China has adopted a right path since the COVID-19 outbreak, criticizing the politicization of origins tracing: top expert Zhong Nanshan
Published: Oct 03, 2021 06:00 PM
Zhong Nanshan Photo:VCG

Zhong Nanshan File Photo:VCG

China's top respiratory expert Zhong Nanshan said that China has adopted a right path since the COVID-19 outbreak by making an all-out effort to curb the spread of the virus, and prevention-centered strategy will continue to dominate while the specific policies may change when the effective vaccination rate is high enough.

Zhong made the remarks in a latest interview with Southern People Weekly that was reported on Sunday. 

Zhong believed the criterion for China to generally relax border control is 80 to 85 percent overall vaccinated. He noted that after effective vaccination, most people would show no or mild symptoms if infected. 

Vaccination also effectively drops fatality rate of the disease, which is 1-2 percent worldwide, dozens of times of flu. When fatality rate is low enough, absolute most people who get COVID-19 will recover rather than one or two in every hundred could die, Zhong said. 

Zhong estimated the COVID-19 will slowly go through the process of dropping fatality rate and low infection rate, and low fatality rate and high vaccination rate is the threshold for opening up. 

China's vaccination rate will reach 80 percent by year's end, and the question to be address is how to maintain an effective protection rate which naturally declines after half a year. "That is what we are doing now -- to develop more vaccines and to research on how to boost immunity," Zhong said. 

Zhong noted China's COVID-19 control reflected the principle of "healthy China" that is achieved not via treatment but by prevention. It is also in line with traditional Chinese medicine's philosophy -- the best doctor solves problems before one becomes ill.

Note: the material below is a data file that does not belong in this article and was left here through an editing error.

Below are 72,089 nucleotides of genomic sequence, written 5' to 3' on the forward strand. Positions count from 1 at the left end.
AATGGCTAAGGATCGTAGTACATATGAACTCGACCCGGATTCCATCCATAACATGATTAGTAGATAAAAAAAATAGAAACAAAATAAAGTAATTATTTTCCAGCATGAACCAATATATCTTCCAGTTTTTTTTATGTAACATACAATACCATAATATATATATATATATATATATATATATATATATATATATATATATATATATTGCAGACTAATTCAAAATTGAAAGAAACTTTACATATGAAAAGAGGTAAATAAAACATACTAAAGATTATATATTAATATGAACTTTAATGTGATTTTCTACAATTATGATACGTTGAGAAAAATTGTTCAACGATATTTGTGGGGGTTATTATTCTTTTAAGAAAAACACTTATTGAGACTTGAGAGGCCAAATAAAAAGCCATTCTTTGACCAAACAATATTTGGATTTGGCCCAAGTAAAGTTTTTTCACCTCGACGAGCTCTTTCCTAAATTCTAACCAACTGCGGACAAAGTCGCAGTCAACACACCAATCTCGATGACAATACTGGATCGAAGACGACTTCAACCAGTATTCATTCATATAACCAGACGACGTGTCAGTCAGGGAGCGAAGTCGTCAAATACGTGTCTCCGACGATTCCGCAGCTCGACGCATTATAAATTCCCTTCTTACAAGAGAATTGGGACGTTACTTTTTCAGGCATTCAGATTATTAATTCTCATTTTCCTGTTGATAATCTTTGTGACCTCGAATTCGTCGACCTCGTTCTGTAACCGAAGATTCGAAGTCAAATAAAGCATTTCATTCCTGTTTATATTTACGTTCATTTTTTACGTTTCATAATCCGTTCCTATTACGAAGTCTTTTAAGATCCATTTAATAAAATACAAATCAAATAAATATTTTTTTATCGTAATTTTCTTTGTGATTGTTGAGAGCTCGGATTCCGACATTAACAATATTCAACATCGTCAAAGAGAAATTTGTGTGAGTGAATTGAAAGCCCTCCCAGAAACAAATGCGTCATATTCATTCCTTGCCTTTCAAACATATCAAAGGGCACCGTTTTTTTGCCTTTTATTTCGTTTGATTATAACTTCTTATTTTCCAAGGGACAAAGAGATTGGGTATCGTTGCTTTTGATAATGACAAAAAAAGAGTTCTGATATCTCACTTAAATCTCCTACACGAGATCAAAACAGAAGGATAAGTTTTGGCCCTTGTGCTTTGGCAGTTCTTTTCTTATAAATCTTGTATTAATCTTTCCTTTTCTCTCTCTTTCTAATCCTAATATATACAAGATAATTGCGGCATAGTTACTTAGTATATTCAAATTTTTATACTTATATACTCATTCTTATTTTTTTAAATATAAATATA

There is no effective treatment for COVID-19 so far, and the most important form of suppression is still to curb the infection, which leads to community-level control measures, face mask requirements and strict quarantine when cases emerge, Zhong said, noting the massive vaccination is also part of the prevention-dominant strategy. 

Amid Western suspicions on efficacy of China's tight control measures, Zhong pointed out that since vaccination rate hasn't reached 80 percent, those traditional control policies have proved the most effective, citing handling of a case resurgence in Guangzhou and Fujian as examples. 

Delta-related resurgence in populous Guangzhou, capital city of South China's Guangdong resulted in 190 cases across the province despite of the much strong infectivity of the variant. Some countries that eased control measures too early instead saw sharp increase in cases during the Delta's dominance. 

China has invested lots of funding, manpower and resources to keep current tight control policies, which "won't be forever." Since the virus is changing, China's strategy is changing, too.

Zhong also pointed out that Israel's resurgence despite of a high vaccination rate is caused by its disproportionate vaccination of younger people. They have noticed the challenges and taken actions accordingly, which brought the epidemic under control again. 

In the interview, Zhong also noted the importance of origins-tracing for epidemic control. SARS was quickly curbed the following year when its interim host was identified and cut contact with humans, but the origins-tracing work for SARS-CoV-2 was politicized by some countries. 

The World Health Organization has coordinated an investigations in China with the consideration of Wuhan Institute of Virology, but political manipulation remains an issue, Zhong said, urging joint efforts on tracing the origins of the virus . 

China has strong will to cooperate on the topic, but "as long as virus origins-tracing is politicized, a conclusion is preconceived, cooperation is impossible." 

Zhong noted there is cooperation on epidemic control policies and vaccine studies, such as his team's biweekly communications with the medical school at Harvard University, but those are not enough.

Global Times